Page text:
Here's the d'var Torah I wrote for this week's Torah portion back in 2006 for Radical Torah.
When Moses had finished the work the cloud covered the Tent of Meeting, and the Presence of the Lord filled the Tabernacle. Moses could not enter the Tent of Meeting, because the cloud had settled upon it and the Presence of the Lord filled the Tabernacle. When the cloud lifted from the Tabernacle, the Israelites would set out, on their various journeys; but if the cloud did not lift, they would not set out until such time as it did lift. For over the Tabernacle a cloud of the Lord rested by day, and fire would appear in it by night, in the view of all the house of Israel throughout their journeys.
The ancient Israelites saw clear signs of God: in the pillar of cloud and fire that guided them out of Mitzrayim and protected them from the advancing Egyptian army; in the dense cloud of smoke and fire upon Mount Sinai at the moment of the revelation of Torah; and in the cloud which rested over the Tabernacle, indicating God's presence among them.
The cloud showed the Israelites where to wander. The geographical distance between the place they left and the place they were going toward isn't so great; why take forty years to travel so short a way? Because the route God led them on was roundabout. Slavery damages not only the body but also the soul, and that kind of constriction lingers in the heart. God knew it would take the Israelites forty years to learn another way of being.
It must have been frightening, at first, being free. After a lifetime of unquestioned allegiance to Pharaoh, choosing allegiance to the Source of all Being must have seemed like an unimaginable leap of faith. Fortunately, though their new God was beyond comprehension and beyond human sight (even Moses was only permitted a glimpse of the Divine backside, and came away irradiated and glowing with holiness as a result), the Israelites knew their mysterious God was with them -- thanks to the divine cloud. In those days, it was easy to know when God wanted the community to stay put, and when God wanted the community to move. It was easy to recognize God's presence in the plume of smoke by day, the fireworks by night.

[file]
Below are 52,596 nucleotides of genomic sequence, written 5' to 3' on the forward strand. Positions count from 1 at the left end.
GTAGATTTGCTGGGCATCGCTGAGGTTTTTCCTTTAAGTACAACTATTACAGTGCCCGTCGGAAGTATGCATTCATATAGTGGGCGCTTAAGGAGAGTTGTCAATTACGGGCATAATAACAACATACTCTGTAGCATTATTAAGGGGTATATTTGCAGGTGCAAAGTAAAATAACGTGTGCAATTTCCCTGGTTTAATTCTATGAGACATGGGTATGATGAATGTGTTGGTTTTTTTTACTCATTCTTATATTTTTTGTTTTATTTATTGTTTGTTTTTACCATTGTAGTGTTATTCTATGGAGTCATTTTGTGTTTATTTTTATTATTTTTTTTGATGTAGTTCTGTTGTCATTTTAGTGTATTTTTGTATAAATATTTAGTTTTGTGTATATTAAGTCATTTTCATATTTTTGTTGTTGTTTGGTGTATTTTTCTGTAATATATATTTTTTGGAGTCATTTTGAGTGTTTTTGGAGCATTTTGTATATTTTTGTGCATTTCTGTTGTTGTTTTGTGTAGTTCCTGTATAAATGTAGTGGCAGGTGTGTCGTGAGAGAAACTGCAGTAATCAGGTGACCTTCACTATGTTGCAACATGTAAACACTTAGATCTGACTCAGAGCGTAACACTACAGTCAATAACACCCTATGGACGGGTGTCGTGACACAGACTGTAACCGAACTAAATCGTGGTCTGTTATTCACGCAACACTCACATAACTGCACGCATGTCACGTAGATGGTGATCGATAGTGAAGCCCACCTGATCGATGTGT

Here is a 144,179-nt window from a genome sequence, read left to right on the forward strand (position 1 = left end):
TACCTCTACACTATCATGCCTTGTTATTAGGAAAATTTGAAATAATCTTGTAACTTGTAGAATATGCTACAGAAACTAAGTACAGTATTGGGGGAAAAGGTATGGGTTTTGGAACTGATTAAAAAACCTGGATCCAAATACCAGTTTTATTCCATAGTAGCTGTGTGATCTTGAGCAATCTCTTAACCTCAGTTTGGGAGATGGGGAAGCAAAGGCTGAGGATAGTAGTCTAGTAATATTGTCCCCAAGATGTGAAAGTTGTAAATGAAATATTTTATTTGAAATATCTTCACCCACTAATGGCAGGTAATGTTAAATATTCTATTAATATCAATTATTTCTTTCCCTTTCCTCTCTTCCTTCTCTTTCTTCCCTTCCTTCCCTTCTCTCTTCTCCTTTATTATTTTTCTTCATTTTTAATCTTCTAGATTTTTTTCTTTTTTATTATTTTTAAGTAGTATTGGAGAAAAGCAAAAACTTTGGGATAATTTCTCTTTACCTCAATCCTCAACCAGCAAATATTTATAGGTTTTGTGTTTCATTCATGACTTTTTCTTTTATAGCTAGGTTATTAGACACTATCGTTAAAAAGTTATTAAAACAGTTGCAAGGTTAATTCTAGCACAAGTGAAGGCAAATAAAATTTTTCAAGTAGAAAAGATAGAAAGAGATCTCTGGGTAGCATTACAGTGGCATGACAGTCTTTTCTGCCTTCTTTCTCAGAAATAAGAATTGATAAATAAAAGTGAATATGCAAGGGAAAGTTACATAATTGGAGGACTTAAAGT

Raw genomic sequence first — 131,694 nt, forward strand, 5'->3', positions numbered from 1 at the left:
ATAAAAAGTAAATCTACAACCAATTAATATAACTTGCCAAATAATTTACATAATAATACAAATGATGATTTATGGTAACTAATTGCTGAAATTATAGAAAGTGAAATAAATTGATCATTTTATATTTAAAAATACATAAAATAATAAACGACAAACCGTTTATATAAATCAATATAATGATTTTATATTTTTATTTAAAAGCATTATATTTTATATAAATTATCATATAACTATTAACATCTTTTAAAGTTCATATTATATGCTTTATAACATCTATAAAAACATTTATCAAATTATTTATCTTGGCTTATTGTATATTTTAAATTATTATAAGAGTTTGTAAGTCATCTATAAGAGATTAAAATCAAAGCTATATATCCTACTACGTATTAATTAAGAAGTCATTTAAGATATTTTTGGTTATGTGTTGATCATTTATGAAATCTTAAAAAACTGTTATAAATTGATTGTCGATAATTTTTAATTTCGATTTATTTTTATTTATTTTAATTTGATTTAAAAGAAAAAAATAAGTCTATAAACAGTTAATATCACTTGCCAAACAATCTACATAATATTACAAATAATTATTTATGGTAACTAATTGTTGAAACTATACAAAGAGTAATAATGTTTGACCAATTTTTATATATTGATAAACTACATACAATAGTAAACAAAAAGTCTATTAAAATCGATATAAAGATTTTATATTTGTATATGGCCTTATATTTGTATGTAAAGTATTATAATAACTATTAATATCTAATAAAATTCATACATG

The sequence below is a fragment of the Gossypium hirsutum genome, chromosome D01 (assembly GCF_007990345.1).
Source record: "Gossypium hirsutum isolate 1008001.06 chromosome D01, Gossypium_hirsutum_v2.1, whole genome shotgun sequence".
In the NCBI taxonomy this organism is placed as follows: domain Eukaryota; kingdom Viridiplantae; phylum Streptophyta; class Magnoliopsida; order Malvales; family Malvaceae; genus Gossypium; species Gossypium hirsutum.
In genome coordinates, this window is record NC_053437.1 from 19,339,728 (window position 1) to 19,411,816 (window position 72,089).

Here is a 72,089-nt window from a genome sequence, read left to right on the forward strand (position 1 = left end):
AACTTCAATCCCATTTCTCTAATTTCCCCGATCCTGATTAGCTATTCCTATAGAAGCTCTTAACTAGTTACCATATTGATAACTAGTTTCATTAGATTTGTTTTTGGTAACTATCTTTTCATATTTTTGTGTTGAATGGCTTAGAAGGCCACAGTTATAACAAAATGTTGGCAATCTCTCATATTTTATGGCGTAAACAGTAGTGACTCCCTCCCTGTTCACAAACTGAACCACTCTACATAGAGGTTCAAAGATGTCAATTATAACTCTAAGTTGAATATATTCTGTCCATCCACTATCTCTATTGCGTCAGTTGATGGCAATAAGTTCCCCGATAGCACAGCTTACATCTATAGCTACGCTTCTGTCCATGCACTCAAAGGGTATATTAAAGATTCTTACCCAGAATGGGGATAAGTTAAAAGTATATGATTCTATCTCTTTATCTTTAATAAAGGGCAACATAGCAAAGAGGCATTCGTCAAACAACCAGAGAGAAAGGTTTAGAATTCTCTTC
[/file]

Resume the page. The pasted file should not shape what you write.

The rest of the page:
Today we, too, strive to create our lives so that the Source of All that Is will dwell among us. But we don't have the luxury of seeing God's presence. We have no cloud of smoke or nightly fire. Like our ancestors -- freed from lives of constriction into lives of wide-open possibility -- as we mature we too are continually freed into the occasionally terrifying freefall of our spiritual lives. Our ancestors had to broaden their understanding of God from something they could touch (the Golden Calf) to something they could sense but not directly encounter (the cloud over the Mishkan). We are called to broaden that understanding even further: from something intangible but perceptible to something omnipresent but beyond our ken. We are asked to free ourselves even from dependence on physical manifestations of holy Presence.
How do we know when God is among us? How do we know when to stay encamped, and when to pick up stakes and keep moving? Sometimes we don't, and we have to learn to do the best we can anyway. We have to believe that our journeying has a destination, even when we can't see the pillar of smoke leading us from hither to yon. If we find that our lives map to a roundabout route, we owe it to our Source to trust that the divagations have a purpose.
It's easy to look back at the past chronicled in Exodus and to wish for the kind of visible relationship with God our ancestors knew. To long for a cloud of smoke and fire to lead us in our wandering through the wilderness of modern life. But I think that's an impulse we need to resist. When the ancient Israelites looked back longingly at the bread and meat of Egypt, their rearview-mirror mindset blinded them to the wonder of the manna falling from heaven for their consumption. When we wish for what was, we risk losing sight of what is – and we do a disservice to the way God is manifesting in our lives right now.
Avadim hayinu; ata b'nei chorin. We were slaves, but now are free -- and one of the obligations of that freedom is to relish, or at least to meet, the challenges it places before us. Challenges like growing in our understanding of God. Once upon a time, we connected with God by making sacrifices on the altar the Torah so lovingly describes; now we connect with God through prayer. Once upon a time we built a home for the Presence with linen, brilliant threads, and hammered gold; now we build a home for the Presence with the everyday actions of our lives. Once upon a time we saw the Divine in a cloud of smoke and fire; now we must learn to sense the Divine in the passage of time. When Moses asked Who instructed him to begin the process of the Exodus, God answered "Ehyeh Asher Ehyeh" -- I Will Be Who I Will Be. God is continually unfolding as something new. As a holy people, we must do the same.